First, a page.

Fletcher first approached Five Rivers in 2011 with a very raw, gritty near-future dystopia about an autistic boy who was sold for the ability of his brain. Not his body. Just his brain. And that was to be installed as the core of a bio-computer system for a business magnate with delusion of world domination.
|Michael R. Fletcher|
When I read the synopsis my reaction was not positive, I’m afraid. I thought: oh, please, not another attempt to knock off a Sawyer or Card or Gibson trope. However, because I’m also a writer, I’m too cognizant of the fact we often don’t sell ourselves very well through synopses and cover letters (at least I never did), and so the real test would be to read the first three chapters and see if the writer actually has any talent, if there’s enough of a story there to capture my interest (and I do tend to be a bit jaded and difficult to please).
Well, thank whatever deity you wish I did read on. Because what I discovered was a new writer, with some short fiction publication background, who understood the beauty and precision of language, the imperative of creating fully realized characters, and of weaving all that around a plot so tight and tense it sings.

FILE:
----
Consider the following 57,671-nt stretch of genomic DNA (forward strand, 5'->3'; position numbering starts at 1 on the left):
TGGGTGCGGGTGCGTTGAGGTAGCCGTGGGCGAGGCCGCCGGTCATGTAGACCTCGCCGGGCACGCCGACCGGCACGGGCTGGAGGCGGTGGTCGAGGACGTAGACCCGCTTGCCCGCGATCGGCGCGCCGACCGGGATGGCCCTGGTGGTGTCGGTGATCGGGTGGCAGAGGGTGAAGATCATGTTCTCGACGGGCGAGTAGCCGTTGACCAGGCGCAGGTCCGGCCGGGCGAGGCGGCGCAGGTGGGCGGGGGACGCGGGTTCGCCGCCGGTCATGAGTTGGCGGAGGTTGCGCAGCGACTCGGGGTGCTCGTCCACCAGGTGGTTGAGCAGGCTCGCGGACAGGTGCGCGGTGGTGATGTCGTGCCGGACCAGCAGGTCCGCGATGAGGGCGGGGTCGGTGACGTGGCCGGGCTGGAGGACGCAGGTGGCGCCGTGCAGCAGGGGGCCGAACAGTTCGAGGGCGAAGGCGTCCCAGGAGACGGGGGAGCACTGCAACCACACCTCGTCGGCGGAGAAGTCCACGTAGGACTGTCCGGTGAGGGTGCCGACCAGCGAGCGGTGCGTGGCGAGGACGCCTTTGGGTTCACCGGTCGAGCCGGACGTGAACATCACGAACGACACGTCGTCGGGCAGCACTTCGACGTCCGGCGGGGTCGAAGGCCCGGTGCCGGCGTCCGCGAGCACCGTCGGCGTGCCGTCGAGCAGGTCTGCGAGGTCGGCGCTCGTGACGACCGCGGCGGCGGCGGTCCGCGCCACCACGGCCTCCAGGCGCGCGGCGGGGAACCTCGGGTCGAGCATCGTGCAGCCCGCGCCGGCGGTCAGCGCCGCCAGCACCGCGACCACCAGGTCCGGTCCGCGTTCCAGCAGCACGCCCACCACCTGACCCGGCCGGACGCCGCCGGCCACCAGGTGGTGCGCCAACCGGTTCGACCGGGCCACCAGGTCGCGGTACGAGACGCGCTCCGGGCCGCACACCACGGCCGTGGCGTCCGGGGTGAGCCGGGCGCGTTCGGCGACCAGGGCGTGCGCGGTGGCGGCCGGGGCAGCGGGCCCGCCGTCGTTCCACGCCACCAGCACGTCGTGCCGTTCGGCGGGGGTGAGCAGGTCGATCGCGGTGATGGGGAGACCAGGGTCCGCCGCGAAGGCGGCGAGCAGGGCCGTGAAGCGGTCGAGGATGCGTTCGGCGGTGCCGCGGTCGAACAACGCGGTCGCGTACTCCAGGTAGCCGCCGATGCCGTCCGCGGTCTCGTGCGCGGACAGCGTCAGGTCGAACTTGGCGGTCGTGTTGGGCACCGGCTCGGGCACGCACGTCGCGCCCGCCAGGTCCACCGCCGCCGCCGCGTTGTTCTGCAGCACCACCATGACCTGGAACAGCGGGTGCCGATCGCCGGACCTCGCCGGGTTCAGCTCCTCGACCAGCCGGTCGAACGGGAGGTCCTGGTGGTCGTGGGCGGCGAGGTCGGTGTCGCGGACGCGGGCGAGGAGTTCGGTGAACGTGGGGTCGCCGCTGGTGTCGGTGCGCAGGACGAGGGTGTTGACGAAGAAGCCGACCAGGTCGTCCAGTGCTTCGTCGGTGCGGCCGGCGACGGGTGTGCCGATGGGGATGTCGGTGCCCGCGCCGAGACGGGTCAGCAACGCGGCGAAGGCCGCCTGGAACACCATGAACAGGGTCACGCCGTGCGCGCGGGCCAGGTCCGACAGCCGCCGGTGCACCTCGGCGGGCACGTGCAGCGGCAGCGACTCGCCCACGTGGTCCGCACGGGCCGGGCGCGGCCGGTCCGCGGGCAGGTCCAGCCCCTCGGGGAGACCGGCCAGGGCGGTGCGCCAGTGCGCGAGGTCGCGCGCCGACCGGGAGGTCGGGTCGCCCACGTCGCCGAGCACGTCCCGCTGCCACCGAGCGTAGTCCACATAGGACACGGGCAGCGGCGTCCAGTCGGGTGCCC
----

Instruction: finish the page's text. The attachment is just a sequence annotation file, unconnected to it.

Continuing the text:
We assigned an editor (Barb Geiger), and so it was the long journey of refining a story began. The character of 88 changed genders along the way. Abdul became more than a mouthpiece. Relationships were solidified and expanded, plot points addressed, extraneous descriptions and reliance on gimmicks (ellipses, em dashes, quotation marks or italics) eradicated.
To my delight we revealed an author very serious about honing his craft, about understanding good enough rarely is. What resulted from that crucible was both a writer and a story worth your attention.
I firmly believe the name of Michael R. Fletcher is one you need to watch, and whose work you need to read, because here is a definite science fiction rising star.